Matter of: Ford Contracting Company-- Reconsideration File: B-248007.3, B-248007.4 Date: February 2, 1993

B-248007.3,B-248007.4: Feb 2, 1993

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PROCUREMENT Bid Protests GAO procedures GAO decisions Reconsideration Request for reconsideration is denied where the request is based on information that was available to. PROCUREMENT Bid Protests GAO decisions Recommendations Modification Request that recommendation not to allow bid correction be modified to exempt work already performed is denied where requester explicitly offered to begin performance with the understanding that such a decision would apply to the work being performed and now merely expresses disagreement with recommendation of our Office. Was responsible for the lack of clear and convincing evidence in the record regarding certain components of the intended bid. Ford states that Ford's and its subcontractor's workpapers are clear and unambiguous.

Matter of: Ford Contracting Company-- Reconsideration File: B-248007.3, B-248007.4 Date: February 2, 1993

PROCUREMENT Bid Protests GAO procedures GAO decisions Reconsideration Request for reconsideration is denied where the request is based on information that was available to, but not proffered by, the requester during consideration of the initial protest. PROCUREMENT Bid Protests GAO decisions Recommendations Modification Request that recommendation not to allow bid correction be modified to exempt work already performed is denied where requester explicitly offered to begin performance with the understanding that such a decision would apply to the work being performed and now merely expresses disagreement with recommendation of our Office, which took into account that offer.

Attorneys

DECISION Ford Contracting Company requests reconsideration of our decision in Great Lakes Dredge & Dock Co., B-248007.2, Sept. 3, 1992, 92-2 CPD Para. 151, in which we sustained Great Lakes's protest against the decision by the Department of the Army to permit Ford to correct two alleged mistakes in its bid under invitation for bids (IFB) No. DACW21-92- B-0007, issued by the U.S. Army Corps of Engineers. The IFB calls for the construction of a pumped storage tailwater conveyance channel at the Richard B. Russell Dam and Lake in Georgia and South Carolina. We sustained Great Lakes's protest because of the lack of clear and convincing evidence that the corrections allowed by the agency represented the bidder's intent.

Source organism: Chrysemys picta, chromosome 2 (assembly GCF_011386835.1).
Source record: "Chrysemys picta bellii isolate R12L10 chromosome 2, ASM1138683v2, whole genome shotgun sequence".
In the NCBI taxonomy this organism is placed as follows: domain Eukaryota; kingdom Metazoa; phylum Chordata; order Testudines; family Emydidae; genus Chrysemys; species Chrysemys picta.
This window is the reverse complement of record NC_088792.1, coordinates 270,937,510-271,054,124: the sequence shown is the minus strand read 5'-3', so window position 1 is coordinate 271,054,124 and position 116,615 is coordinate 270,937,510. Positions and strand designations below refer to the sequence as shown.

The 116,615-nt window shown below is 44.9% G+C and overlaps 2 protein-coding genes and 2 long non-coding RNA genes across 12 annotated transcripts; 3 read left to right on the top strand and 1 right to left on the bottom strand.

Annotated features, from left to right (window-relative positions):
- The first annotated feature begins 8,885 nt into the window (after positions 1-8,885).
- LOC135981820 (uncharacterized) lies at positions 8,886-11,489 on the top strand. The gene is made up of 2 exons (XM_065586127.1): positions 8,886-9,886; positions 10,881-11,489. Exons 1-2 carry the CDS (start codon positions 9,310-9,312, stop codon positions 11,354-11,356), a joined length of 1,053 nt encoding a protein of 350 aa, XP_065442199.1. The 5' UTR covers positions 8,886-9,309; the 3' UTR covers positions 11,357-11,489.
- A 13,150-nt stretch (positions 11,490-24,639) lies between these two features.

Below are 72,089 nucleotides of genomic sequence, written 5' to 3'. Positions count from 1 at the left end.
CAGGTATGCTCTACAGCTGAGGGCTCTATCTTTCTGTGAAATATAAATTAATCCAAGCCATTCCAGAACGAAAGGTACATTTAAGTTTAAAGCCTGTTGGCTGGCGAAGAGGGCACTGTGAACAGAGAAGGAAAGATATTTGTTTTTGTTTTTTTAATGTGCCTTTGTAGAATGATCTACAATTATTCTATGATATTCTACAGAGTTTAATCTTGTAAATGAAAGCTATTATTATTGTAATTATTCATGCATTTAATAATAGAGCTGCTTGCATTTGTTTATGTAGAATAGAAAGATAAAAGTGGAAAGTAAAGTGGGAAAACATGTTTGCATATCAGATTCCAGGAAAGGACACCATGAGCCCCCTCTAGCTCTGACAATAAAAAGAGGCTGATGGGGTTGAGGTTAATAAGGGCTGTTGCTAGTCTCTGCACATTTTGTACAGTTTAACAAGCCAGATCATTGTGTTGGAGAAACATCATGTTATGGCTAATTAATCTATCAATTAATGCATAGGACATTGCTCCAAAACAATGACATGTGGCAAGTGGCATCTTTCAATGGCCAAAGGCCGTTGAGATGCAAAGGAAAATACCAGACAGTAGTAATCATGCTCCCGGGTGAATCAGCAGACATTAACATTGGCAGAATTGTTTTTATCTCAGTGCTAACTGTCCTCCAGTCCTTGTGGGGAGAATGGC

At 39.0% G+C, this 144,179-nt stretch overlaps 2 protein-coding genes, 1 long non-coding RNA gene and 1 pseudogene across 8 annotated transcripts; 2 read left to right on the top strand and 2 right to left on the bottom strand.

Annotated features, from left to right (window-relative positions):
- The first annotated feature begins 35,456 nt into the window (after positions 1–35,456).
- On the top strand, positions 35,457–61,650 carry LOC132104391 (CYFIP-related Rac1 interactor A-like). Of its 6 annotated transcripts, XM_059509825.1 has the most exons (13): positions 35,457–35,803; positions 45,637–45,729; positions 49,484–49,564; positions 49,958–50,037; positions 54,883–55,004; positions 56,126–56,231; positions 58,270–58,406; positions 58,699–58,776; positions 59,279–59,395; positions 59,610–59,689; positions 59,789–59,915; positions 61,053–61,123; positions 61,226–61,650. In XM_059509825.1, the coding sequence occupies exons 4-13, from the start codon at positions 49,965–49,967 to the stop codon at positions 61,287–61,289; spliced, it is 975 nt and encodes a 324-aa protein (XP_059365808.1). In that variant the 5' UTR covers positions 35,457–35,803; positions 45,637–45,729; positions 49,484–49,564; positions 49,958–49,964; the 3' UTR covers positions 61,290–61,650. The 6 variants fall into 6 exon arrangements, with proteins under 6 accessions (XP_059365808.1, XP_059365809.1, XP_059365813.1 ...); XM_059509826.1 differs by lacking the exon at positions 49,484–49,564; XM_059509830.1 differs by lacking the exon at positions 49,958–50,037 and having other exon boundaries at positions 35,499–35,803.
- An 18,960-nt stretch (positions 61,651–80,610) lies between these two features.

We deny the requests for reconsideration.

In its initial request for reconsideration, Ford contends that the agency, not Ford or its subcontractor, was responsible for the lack of clear and convincing evidence in the record regarding certain components of the intended bid. Ford states that Ford's and its subcontractor's workpapers are clear and unambiguous. Ford states that the agency erred in parts of its analysis, and argues that Ford should not be penalized because of the agency's errors. In a similar vein, Ford argues that, if the copy of the workpapers provided to our Office was illegible, that is the agency's responsibility, because the original and Ford's copies are legible.

Ford also contends that most of the apparent inconsistencies in its subcontractor's workpapers can be explained, and that the remaining ones involve negligible discrepancies attributable to the inexact nature of estimates. Ford argues that some of the apparent discrepancies were caused by its computer software's printing a rounded number while continuing to use the nonrounded number in further calculations.

In addition, Ford asserts that our decision was reached on the basis of the protester's comments on the agency report without Ford being given the opportunity to respond to the arguments in the protester's comments and that, if it had had that opportunity, Ford could have refuted those arguments.

In a separate submission, Ford requests that our Office "clarify" the relief recommended in our decision by excluding from the scope of the recommendation work performed before the decision was issued. Ford contends that, notwithstanding the decision's finding that the bid correction was improper, the agency must pay the higher, corrected price for contract line item (CLIN) 0021, whose performance was apparently completed prior to issuance of our decision, because the agency agreed to Ford's request for bid correction and then directed Ford to proceed with performance.